A lawsuit pitting small adult-novelties shop Victor’s Little Secret against cataloger/retailer Victoria’s Secret made its way before the U.S. Supreme Court on Nov. 12, and the outcome is expected to alter the way federal trademark law is defined.
Ever since Victor’s Little Secret opened for business as Victor’s Secret in 1998 in an Elizabethtown, KY, strip mall, Victoria’s Secret has been after the shop to get it to change its name. Upon the initial complaint, store owner Victor Moseley changed the name to Victor’s Little Secret.
But that wasn’t enough for Victoria’s Secret. The Columbus, OH-based women’s apparel marketer, a division of retail giant Limited Brands, took its case to the Sixth Circuit U.S. Circuit Court of Appeals in Cincinnati. Moseley then changed his store’s name again, to Cathy’s Little Secret, after his wife.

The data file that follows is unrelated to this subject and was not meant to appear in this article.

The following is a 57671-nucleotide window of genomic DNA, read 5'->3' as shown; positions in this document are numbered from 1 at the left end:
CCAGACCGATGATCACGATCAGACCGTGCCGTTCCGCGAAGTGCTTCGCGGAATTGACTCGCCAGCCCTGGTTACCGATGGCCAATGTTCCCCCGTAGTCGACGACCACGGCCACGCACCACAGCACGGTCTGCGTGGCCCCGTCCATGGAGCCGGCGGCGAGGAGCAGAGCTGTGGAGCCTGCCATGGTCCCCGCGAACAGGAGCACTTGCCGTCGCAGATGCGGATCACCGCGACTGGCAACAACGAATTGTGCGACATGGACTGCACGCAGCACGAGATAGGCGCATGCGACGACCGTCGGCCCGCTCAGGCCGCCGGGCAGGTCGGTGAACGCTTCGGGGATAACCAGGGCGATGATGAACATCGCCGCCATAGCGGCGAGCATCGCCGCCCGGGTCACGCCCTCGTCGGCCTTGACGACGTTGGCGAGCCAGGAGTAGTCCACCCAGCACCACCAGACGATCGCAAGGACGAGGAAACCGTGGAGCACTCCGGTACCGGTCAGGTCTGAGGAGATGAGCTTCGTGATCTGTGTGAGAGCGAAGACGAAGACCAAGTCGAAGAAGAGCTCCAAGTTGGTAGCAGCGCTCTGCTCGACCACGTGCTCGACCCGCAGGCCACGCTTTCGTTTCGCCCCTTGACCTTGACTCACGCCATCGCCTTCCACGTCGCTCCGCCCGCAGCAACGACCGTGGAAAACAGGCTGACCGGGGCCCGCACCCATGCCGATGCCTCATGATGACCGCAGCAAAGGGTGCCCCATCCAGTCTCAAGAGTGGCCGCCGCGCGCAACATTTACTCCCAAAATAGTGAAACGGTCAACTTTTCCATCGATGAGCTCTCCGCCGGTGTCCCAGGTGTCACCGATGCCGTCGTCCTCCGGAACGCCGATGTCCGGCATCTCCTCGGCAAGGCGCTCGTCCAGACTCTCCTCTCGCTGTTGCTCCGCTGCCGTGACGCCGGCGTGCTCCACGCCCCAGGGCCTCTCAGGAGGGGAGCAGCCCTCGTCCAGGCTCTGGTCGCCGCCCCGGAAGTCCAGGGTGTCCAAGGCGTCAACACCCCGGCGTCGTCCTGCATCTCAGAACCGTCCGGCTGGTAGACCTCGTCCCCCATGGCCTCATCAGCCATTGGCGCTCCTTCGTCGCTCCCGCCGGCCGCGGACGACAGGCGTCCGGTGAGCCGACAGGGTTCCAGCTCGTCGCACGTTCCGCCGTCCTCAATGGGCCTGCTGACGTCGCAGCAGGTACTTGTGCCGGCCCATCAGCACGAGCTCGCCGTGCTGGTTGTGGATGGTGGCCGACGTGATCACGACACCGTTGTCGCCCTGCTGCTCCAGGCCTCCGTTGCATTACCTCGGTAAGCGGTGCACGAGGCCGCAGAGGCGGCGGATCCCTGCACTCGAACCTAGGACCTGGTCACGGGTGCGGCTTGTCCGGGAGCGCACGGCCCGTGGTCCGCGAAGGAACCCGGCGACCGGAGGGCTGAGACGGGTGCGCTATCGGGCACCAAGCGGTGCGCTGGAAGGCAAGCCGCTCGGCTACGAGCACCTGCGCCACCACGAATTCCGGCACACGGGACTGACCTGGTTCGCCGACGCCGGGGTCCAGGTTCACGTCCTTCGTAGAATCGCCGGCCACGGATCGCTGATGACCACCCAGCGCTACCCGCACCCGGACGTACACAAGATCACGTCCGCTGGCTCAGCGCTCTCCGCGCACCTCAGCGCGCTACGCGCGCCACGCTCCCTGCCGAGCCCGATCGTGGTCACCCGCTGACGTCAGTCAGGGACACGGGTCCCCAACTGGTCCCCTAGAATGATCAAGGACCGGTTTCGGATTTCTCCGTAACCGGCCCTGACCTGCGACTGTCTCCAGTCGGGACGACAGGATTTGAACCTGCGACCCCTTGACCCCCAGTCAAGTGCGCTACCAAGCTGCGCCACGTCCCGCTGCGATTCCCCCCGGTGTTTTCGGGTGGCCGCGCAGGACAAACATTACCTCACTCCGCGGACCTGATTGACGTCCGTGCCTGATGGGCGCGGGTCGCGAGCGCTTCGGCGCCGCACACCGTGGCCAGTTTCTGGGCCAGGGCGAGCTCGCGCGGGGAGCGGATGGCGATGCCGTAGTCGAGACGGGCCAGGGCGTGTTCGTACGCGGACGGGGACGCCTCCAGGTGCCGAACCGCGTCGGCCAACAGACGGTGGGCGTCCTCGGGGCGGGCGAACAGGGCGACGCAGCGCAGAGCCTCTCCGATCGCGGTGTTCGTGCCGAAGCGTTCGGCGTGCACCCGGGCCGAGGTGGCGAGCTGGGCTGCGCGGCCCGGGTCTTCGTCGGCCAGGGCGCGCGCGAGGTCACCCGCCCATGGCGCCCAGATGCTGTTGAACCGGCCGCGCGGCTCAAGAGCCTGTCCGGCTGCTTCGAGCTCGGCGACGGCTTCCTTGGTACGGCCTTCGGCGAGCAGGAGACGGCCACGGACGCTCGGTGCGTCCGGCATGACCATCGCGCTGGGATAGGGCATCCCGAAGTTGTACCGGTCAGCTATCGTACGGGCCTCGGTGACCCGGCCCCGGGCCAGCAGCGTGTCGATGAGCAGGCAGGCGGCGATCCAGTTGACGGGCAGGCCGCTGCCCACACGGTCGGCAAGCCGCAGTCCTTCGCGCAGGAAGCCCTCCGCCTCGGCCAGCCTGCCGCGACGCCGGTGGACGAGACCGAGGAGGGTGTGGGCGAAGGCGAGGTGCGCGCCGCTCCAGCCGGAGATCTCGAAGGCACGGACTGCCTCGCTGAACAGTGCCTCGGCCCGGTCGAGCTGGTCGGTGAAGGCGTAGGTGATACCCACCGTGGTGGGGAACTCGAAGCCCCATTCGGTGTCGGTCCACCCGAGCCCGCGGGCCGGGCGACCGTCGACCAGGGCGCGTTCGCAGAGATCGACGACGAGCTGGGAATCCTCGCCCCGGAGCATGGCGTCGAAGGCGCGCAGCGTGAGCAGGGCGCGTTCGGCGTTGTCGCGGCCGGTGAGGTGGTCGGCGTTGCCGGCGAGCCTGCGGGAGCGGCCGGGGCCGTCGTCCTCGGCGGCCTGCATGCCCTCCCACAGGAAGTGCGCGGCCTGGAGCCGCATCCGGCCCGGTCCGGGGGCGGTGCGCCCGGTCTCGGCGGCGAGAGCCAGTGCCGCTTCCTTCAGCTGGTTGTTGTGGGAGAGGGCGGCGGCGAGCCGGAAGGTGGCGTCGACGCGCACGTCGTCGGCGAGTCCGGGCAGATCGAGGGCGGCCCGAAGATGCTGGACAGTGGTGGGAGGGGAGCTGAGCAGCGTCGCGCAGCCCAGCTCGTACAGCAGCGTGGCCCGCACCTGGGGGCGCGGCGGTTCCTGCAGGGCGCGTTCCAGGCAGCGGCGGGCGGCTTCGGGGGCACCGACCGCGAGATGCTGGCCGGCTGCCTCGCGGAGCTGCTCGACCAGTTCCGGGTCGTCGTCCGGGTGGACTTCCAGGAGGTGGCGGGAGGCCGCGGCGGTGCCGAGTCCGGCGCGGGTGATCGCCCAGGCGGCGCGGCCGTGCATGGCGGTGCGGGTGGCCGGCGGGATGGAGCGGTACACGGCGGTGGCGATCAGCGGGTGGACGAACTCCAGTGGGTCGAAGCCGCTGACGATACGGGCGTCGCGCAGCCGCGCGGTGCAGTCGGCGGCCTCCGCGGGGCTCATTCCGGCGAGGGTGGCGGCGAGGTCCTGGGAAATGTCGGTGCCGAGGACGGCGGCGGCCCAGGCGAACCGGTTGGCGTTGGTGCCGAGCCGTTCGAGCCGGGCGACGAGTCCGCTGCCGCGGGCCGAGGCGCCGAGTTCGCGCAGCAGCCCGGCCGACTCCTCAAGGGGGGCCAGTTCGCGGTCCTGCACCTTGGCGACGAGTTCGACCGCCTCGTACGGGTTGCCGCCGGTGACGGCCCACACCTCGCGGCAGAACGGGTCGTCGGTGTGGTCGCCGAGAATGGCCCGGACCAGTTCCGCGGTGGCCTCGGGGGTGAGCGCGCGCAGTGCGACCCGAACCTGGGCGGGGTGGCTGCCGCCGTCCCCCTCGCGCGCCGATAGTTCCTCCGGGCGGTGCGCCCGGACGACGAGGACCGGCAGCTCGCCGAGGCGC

Not finding the name change adequate, Victoria’s Secret filed suit in the U.S. District Court for the Western District of Kentucky, charging federal trademark infringement, unfair competition, violation of the Federal Trademark Dilution Act, common law trademark infringement, and unfair competition.
The Moseleys contended that their store’s name reflected the owner’s own name. According to court papers, the word “secret” was used as a joke, because Moseley didn’t want his former boss from a competing store to know about his store’s opening. But a federal judge and a federal appeals court panel sided with Victoria’s Secret.
Now, before the Supreme Court, the issue is whether the Victoria’s Secret trademark has been damaged by Moseley’s store, which sells adult videos, racy lingerie, and sex toys. The court will explore how narrowly federal trademark law should be construed and will set a national standard for future cases. The court will also consider whether the plaintiff needs to show evidence of specific economic harm as a result of the other business using the similar name.